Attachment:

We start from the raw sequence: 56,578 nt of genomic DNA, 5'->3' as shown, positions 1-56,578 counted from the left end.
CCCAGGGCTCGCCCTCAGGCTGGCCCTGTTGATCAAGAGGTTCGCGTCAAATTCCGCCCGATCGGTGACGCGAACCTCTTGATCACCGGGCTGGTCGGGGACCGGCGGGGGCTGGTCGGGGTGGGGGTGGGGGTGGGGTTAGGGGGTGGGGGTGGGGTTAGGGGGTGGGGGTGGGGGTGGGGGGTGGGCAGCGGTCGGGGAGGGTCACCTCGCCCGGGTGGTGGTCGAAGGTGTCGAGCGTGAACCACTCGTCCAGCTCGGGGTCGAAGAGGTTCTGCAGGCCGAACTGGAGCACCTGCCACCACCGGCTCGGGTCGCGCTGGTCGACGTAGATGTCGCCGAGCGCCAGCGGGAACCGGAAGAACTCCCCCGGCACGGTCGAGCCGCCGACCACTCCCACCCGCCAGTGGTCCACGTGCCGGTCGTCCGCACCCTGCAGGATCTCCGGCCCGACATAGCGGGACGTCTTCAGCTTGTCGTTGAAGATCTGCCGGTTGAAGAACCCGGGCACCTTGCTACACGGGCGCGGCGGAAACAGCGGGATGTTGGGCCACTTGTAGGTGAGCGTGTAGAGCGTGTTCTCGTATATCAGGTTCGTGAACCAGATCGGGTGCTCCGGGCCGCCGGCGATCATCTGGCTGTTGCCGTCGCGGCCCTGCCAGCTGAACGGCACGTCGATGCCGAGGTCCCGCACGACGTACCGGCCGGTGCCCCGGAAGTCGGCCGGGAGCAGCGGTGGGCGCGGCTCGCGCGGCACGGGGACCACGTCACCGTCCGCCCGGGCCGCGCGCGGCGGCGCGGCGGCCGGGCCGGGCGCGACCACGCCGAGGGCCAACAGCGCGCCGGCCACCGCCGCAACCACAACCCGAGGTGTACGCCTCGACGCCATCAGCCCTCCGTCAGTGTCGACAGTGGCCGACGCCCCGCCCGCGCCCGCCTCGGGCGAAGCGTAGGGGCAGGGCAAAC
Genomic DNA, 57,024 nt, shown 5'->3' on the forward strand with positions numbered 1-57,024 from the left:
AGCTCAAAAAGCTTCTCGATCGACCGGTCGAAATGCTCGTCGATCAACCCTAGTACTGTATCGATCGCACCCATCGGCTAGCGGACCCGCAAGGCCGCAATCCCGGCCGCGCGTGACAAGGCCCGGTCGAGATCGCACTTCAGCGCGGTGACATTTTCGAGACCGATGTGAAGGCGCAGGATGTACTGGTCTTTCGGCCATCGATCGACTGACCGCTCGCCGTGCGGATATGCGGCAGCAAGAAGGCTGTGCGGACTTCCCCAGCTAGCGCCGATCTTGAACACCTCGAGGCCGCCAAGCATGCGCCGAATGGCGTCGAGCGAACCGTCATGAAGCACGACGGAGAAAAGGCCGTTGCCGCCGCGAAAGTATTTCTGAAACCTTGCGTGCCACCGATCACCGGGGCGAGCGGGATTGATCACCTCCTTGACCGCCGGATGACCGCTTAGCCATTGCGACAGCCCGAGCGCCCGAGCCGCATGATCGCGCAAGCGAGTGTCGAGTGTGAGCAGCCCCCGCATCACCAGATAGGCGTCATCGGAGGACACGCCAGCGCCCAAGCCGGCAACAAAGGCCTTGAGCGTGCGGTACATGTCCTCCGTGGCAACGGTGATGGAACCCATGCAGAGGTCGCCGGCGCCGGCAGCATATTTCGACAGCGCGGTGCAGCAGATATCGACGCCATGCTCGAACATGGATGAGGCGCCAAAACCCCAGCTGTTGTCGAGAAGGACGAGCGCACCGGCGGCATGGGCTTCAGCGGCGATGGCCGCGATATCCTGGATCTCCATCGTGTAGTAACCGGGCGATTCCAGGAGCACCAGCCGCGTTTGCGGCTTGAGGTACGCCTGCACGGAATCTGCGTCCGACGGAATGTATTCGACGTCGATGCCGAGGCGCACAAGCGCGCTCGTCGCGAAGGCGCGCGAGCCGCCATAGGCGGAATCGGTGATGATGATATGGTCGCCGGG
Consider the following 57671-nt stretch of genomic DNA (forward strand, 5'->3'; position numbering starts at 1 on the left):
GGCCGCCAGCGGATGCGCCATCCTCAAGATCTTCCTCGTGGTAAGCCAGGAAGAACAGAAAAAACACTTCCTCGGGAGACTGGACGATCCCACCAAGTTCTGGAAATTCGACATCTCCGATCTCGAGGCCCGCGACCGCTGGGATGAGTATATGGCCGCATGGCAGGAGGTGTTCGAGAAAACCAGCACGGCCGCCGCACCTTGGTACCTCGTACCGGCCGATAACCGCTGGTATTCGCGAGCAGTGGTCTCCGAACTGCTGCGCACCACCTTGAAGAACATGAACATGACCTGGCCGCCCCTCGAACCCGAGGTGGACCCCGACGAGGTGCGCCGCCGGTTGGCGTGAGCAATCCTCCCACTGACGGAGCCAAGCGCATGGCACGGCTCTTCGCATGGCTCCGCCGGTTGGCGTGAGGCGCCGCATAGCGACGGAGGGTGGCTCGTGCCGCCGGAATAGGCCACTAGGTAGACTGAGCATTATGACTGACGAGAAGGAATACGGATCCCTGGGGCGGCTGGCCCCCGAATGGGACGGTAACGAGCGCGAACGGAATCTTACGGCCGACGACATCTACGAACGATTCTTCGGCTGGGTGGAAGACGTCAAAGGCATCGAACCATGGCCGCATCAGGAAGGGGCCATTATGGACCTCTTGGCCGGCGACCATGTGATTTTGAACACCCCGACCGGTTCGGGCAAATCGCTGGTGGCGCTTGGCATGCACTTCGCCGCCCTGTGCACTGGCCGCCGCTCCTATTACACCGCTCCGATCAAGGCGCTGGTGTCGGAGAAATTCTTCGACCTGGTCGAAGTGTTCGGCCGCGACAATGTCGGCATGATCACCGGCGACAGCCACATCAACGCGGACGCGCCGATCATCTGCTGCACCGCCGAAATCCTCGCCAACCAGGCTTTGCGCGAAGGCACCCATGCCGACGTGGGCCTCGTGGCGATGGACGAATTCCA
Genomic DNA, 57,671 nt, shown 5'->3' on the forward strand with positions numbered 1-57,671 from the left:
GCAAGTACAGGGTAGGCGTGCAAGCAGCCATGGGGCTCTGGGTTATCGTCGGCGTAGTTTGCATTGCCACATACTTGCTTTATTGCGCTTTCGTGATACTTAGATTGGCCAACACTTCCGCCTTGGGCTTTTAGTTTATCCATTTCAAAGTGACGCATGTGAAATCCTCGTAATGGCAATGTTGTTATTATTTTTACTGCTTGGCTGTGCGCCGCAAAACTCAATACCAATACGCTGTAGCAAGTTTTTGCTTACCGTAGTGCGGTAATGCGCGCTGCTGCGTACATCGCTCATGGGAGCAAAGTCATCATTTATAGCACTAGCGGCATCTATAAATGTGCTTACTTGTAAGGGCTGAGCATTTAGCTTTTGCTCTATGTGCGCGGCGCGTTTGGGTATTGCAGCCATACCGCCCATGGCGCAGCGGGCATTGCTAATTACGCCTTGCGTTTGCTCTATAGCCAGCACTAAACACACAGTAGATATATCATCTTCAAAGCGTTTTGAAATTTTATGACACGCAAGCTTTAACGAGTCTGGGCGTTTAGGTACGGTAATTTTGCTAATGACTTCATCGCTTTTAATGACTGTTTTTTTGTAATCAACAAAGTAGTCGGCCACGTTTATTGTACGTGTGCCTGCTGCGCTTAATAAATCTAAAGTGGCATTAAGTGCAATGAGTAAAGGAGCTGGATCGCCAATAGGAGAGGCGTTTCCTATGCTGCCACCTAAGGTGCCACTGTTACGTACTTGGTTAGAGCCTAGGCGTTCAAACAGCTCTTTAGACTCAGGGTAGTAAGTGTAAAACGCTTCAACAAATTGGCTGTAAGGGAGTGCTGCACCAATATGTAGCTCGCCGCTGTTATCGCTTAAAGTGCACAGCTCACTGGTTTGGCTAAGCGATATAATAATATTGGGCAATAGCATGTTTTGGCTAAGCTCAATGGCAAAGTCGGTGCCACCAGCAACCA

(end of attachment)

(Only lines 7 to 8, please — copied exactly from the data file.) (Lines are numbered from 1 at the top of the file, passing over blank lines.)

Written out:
Genomic DNA, 57,671 nt, shown 5'->3' on the forward strand with positions numbered 1-57,671 from the left:
GCAAGTACAGGGTAGGCGTGCAAGCAGCCATGGGGCTCTGGGTTATCGTCGGCGTAGTTTGCATTGCCACATACTTGCTTTATTGCGCTTTCGTGATACTTAGATTGGCCAACACTTCCGCCTTGGGCTTTTAGTTTATCCATTTCAAAGTGACGCATGTGAAATCCTCGTAATGGCAATGTTGTTATTATTTTTACTGCTTGGCTGTGCGCCGCAAAACTCAATACCAATACGCTGTAGCAAGTTTTTGCTTACCGTAGTGCGGTAATGCGCGCTGCTGCGTACATCGCTCATGGGAGCAAAGTCATCATTTATAGCACTAGCGGCATCTATAAATGTGCTTACTTGTAAGGGCTGAGCATTTAGCTTTTGCTCTATGTGCGCGGCGCGTTTGGGTATTGCAGCCATACCGCCCATGGCGCAGCGGGCATTGCTAATTACGCCTTGCGTTTGCTCTATAGCCAGCACTAAACACACAGTAGATATATCATCTTCAAAGCGTTTTGAAATTTTATGACACGCAAGCTTTAACGAGTCTGGGCGTTTAGGTACGGTAATTTTGCTAATGACTTCATCGCTTTTAATGACTGTTTTTTTGTAATCAACAAAGTAGTCGGCCACGTTTATTGTACGTGTGCCTGCTGCGCTTAATAAATCTAAAGTGGCATTAAGTGCAATGAGTAAAGGAGCTGGATCGCCAATAGGAGAGGCGTTTCCTATGCTGCCACCTAAGGTGCCACTGTTACGTACTTGGTTAGAGCCTAGGCGTTCAAACAGCTCTTTAGACTCAGGGTAGTAAGTGTAAAACGCTTCAACAAATTGGCTGTAAGGGAGTGCTGCACCAATATGTAGCTCGCCGCTGTTATCGCTTAAAGTGCACAGCTCACTGGTTTGGCTAAGCGATATAATAATATTGGGCAATAGCATGTTTTGGCTAAGCTCAATGGCAAAGTCGGTGCCACCAGCAACCA